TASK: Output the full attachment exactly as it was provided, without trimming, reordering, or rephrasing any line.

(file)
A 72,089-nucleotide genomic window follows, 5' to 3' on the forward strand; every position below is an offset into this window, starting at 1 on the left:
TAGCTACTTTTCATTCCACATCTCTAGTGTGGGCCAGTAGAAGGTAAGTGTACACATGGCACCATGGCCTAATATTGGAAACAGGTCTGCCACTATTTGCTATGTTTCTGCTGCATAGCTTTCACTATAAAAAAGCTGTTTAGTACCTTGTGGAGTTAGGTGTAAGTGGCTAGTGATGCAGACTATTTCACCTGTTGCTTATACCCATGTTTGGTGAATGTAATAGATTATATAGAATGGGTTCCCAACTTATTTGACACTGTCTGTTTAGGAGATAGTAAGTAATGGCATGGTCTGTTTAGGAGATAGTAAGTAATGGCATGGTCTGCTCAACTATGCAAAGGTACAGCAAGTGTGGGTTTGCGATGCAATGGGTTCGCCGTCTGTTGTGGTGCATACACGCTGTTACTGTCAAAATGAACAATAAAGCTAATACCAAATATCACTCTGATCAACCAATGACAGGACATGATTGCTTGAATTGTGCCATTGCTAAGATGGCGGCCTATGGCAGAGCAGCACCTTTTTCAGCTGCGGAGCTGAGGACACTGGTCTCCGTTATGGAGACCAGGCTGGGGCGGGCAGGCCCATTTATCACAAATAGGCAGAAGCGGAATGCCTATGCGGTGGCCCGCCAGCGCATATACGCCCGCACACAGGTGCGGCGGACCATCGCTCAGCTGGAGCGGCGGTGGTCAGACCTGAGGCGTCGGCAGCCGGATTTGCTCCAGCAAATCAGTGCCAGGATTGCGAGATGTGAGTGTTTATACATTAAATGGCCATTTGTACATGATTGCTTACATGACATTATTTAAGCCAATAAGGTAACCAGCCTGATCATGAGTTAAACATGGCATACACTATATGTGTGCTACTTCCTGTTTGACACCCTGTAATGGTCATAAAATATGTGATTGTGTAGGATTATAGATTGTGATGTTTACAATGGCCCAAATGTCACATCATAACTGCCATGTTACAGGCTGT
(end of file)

A 72,089-nucleotide genomic window follows, 5' to 3' on the forward strand; every position below is an offset into this window, starting at 1 on the left:
TAGCTACTTTTCATTCCACATCTCTAGTGTGGGCCAGTAGAAGGTAAGTGTACACATGGCACCATGGCCTAATATTGGAAACAGGTCTGCCACTATTTGCTATGTTTCTGCTGCATAGCTTTCACTATAAAAAAGCTGTTTAGTACCTTGTGGAGTTAGGTGTAAGTGGCTAGTGATGCAGACTATTTCACCTGTTGCTTATACCCATGTTTGGTGAATGTAATAGATTATATAGAATGGGTTCCCAACTTATTTGACACTGTCTGTTTAGGAGATAGTAAGTAATGGCATGGTCTGTTTAGGAGATAGTAAGTAATGGCATGGTCTGCTCAACTATGCAAAGGTACAGCAAGTGTGGGTTTGCGATGCAATGGGTTCGCCGTCTGTTGTGGTGCATACACGCTGTTACTGTCAAAATGAACAATAAAGCTAATACCAAATATCACTCTGATCAACCAATGACAGGACATGATTGCTTGAATTGTGCCATTGCTAAGATGGCGGCCTATGGCAGAGCAGCACCTTTTTCAGCTGCGGAGCTGAGGACACTGGTCTCCGTTATGGAGACCAGGCTGGGGCGGGCAGGCCCATTTATCACAAATAGGCAGAAGCGGAATGCCTATGCGGTGGCCCGCCAGCGCATATACGCCCGCACACAGGTGCGGCGGACCATCGCTCAGCTGGAGCGGCGGTGGTCAGACCTGAGGCGTCGGCAGCCGGATTTGCTCCAGCAAATCAGTGCCAGGATTGCGAGATGTGAGTGTTTATACATTAAATGGCCATTTGTACATGATTGCTTACATGACATTATTTAAGCCAATAAGGTAACCAGCCTGATCATGAGTTAAACATGGCATACACTATATGTGTGCTACTTCCTGTTTGACACCCTGTAATGGTCATAAAATATGTGATTGTGTAGGATTATAGATTGTGATGTTTACAATGGCCCAAATGTCACATCATAACTGCCATGTTACAGGCTGT